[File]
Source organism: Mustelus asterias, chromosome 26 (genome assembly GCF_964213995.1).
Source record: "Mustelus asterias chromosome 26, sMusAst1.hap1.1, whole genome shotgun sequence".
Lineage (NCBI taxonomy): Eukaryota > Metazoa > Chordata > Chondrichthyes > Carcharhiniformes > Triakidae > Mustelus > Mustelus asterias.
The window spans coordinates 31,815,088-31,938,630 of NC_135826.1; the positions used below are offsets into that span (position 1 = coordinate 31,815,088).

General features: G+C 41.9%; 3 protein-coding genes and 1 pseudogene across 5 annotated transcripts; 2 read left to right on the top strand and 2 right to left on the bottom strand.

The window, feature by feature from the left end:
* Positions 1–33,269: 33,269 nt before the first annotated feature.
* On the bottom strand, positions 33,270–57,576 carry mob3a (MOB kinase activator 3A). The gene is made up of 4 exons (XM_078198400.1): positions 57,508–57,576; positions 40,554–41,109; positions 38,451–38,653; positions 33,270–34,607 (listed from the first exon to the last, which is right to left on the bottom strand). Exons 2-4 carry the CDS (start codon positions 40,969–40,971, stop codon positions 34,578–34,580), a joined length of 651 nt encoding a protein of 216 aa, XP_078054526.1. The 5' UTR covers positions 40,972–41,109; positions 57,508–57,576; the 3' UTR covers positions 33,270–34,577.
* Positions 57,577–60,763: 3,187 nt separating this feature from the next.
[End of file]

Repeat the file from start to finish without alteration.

Source organism: Mustelus asterias, chromosome 26 (genome assembly GCF_964213995.1).
Source record: "Mustelus asterias chromosome 26, sMusAst1.hap1.1, whole genome shotgun sequence".
Lineage (NCBI taxonomy): Eukaryota > Metazoa > Chordata > Chondrichthyes > Carcharhiniformes > Triakidae > Mustelus > Mustelus asterias.
The window spans coordinates 31,815,088-31,938,630 of NC_135826.1; the positions used below are offsets into that span (position 1 = coordinate 31,815,088).

General features: G+C 41.9%; 3 protein-coding genes and 1 pseudogene across 5 annotated transcripts; 2 read left to right on the top strand and 2 right to left on the bottom strand.

The window, feature by feature from the left end:
* Positions 1–33,269: 33,269 nt before the first annotated feature.
* On the bottom strand, positions 33,270–57,576 carry mob3a (MOB kinase activator 3A). The gene is made up of 4 exons (XM_078198400.1): positions 57,508–57,576; positions 40,554–41,109; positions 38,451–38,653; positions 33,270–34,607 (listed from the first exon to the last, which is right to left on the bottom strand). Exons 2-4 carry the CDS (start codon positions 40,969–40,971, stop codon positions 34,578–34,580), a joined length of 651 nt encoding a protein of 216 aa, XP_078054526.1. The 5' UTR covers positions 40,972–41,109; positions 57,508–57,576; the 3' UTR covers positions 33,270–34,577.
* Positions 57,577–60,763: 3,187 nt separating this feature from the next.